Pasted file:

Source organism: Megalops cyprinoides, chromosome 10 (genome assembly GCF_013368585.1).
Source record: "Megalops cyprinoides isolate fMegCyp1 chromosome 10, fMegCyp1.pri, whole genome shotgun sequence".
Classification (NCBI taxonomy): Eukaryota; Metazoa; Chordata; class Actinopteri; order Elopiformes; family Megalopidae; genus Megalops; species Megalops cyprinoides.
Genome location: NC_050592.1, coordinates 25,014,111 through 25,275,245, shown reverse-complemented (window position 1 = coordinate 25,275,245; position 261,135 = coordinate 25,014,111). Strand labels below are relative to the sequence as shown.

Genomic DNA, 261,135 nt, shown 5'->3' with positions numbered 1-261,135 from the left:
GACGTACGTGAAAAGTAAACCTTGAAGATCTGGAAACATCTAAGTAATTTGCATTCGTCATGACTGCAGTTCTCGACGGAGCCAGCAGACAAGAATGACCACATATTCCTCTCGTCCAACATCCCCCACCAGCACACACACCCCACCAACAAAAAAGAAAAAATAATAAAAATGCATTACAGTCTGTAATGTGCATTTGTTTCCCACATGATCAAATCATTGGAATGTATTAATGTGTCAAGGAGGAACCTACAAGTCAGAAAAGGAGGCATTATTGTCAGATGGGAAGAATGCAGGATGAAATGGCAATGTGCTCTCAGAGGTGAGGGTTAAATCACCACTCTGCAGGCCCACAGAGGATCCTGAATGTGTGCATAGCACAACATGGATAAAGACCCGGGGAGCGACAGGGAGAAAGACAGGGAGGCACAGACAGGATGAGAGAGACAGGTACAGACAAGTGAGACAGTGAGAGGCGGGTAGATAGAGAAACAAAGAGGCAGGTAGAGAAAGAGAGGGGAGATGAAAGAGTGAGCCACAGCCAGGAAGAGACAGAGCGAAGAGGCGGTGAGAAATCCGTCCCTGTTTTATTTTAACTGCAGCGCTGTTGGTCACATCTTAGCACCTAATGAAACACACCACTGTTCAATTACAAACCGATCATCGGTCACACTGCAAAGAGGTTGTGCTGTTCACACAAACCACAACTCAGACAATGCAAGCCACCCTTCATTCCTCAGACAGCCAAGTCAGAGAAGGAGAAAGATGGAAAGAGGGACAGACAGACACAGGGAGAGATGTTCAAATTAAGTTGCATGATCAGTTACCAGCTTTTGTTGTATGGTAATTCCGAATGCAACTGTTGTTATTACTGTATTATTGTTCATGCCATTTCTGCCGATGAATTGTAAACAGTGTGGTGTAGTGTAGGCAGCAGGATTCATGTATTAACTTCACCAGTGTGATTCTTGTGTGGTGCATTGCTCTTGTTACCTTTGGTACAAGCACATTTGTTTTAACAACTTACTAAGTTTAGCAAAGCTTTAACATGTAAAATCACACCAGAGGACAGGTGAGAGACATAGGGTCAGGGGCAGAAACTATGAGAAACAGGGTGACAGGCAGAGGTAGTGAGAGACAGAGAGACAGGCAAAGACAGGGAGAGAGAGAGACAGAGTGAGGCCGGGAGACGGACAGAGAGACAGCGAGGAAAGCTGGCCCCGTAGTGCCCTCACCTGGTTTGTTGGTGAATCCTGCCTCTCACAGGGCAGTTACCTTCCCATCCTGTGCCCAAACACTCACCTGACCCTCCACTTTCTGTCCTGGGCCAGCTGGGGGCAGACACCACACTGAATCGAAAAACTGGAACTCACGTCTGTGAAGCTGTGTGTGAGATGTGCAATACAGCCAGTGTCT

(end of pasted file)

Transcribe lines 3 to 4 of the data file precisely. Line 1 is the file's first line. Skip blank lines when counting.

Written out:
Classification (NCBI taxonomy): Eukaryota; Metazoa; Chordata; class Actinopteri; order Elopiformes; family Megalopidae; genus Megalops; species Megalops cyprinoides.
Genome location: NC_050592.1, coordinates 25,014,111 through 25,275,245, shown reverse-complemented (window position 1 = coordinate 25,275,245; position 261,135 = coordinate 25,014,111). Strand labels below are relative to the sequence as shown.